Skip to content

Roundup Results: What are you most looking forward to this Memorial Day Weekend?

Last week, we started our work week on Tuesday thanks to the Memorial Day holiday. It was a time of remembrance for our fallen soldiers and those currently serving as well as an extra moment with friends and family. Pools opened, the sun let loose, and it almost felt like summer was officially starting. Almost

We wondered what our fellow North Carolinians were up to over the long weekend, so we asked them in our May 24 Reach Roundup newsletter. Our question of the week was: “What are you most looking forward to this Memorial Day weekend?” Response options included: enjoying the day off, a cookout, traveling, or pools opening. Here’s the breakdown of how participants answered our question:

North Carolinians were really looking forward to the day off! Do you have a town or spot to recommend to us for a weekend trip? Somewhere that we may not have been to before for one reason or another? We want to know! Text NATION to 73225 to let us in on your weekend getaway scoop.

Interested in participating in Reach NC Voices? You can sign up to share your thoughts on our weekly questions. We’d love to hear from you!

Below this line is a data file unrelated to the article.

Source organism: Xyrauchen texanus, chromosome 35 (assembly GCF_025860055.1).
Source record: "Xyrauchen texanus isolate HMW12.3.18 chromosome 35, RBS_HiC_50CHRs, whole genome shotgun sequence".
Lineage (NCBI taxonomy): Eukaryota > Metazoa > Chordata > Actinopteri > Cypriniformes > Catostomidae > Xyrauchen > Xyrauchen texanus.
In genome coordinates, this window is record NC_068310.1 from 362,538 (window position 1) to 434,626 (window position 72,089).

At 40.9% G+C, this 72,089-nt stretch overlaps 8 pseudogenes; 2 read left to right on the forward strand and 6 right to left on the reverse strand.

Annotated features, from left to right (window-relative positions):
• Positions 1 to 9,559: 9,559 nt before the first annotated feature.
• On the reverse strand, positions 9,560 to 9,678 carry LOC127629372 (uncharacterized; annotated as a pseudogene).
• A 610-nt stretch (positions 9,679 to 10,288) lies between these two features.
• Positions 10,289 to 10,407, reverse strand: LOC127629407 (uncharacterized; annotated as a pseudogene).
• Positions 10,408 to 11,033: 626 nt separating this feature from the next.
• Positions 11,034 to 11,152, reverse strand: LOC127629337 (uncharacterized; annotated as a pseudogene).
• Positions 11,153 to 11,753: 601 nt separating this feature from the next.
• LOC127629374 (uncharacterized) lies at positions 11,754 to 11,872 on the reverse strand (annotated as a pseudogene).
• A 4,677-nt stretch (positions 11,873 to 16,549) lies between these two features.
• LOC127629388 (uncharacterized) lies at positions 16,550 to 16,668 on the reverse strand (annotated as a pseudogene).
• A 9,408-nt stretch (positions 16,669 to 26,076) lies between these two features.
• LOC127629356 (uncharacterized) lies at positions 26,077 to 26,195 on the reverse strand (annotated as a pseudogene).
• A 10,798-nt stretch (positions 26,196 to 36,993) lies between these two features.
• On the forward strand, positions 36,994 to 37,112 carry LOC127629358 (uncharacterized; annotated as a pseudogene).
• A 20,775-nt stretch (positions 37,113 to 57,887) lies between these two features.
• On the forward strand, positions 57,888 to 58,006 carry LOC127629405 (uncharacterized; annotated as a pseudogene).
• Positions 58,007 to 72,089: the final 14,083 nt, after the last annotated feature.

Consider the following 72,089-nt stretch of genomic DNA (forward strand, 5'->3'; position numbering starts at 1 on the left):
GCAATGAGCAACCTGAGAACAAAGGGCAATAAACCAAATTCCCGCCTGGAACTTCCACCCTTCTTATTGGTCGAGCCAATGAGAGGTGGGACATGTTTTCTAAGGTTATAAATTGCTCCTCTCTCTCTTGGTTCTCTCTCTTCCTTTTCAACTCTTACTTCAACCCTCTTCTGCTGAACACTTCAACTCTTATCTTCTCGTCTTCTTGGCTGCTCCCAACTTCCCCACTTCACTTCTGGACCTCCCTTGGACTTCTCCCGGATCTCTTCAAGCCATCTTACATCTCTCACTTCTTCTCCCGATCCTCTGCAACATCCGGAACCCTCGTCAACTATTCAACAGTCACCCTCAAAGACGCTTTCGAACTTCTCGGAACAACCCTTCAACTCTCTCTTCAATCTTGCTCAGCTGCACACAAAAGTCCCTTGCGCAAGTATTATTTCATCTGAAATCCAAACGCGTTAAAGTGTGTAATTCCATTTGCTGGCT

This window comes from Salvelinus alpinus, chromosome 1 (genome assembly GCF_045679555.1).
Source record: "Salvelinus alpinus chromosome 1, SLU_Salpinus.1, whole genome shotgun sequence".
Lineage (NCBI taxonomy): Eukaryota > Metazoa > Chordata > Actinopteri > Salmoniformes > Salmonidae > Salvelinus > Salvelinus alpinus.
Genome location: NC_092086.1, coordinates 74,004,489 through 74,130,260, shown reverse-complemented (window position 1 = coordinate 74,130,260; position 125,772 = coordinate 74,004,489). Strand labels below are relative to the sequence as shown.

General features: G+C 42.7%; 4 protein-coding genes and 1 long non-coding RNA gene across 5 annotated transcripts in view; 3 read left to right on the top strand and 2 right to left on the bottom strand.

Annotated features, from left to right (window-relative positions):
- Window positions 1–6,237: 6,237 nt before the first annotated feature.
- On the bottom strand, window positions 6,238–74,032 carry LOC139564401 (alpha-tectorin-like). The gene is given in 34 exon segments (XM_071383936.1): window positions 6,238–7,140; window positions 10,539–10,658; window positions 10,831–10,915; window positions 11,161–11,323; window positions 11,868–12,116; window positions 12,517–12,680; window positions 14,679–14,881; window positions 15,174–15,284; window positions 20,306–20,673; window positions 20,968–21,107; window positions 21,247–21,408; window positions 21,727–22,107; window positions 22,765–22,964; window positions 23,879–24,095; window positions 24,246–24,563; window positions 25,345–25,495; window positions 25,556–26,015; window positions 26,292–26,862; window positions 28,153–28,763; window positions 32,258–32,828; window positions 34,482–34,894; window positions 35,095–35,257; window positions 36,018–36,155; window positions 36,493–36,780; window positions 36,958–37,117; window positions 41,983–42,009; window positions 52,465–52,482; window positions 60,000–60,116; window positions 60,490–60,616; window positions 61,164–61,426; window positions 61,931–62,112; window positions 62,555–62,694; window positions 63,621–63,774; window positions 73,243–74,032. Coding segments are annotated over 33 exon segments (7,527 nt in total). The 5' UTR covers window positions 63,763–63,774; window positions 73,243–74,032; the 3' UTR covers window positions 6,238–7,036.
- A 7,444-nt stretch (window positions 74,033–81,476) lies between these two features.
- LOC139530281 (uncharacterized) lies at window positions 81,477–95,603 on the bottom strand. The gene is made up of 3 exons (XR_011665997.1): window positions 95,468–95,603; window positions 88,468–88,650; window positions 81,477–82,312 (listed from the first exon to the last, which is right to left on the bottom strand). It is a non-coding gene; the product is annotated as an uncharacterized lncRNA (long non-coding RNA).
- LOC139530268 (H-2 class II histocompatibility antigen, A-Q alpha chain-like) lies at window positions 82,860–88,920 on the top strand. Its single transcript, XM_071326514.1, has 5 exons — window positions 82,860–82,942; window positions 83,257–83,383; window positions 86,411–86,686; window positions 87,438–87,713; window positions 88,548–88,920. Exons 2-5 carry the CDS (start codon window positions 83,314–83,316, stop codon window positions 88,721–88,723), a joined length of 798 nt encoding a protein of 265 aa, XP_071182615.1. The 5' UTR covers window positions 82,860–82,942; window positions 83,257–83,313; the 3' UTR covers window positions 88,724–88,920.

Yasmin Bendaas

Yasmin Bendaas is a Science writer.  A North Carolina native, she received her master’s degree in Science & Medical Journalism at UNC Chapel Hill, where she was a Park Fellow. She received her Bachelor of Arts in anthropology in 2013 from Wake Forest University, where she double-minored in journalism and Middle East and South Asia studies. As an undergraduate student, Bendaas gained insight into public health when she interned at the Kate B. Reynolds Charitable Trust, a statewide grantmaker focused on rural health, including access to primary care, diabetes, community-centered prevention, and mental health and substance abuse. 

As a journalist, Bendaas has been funded twice by the Pulitzer Center on Crisis Reporting for fieldwork in Algeria — first to cover a disappearing indigenous tattoo tradition, and again to look at how climate change affects rural sheepherding practices.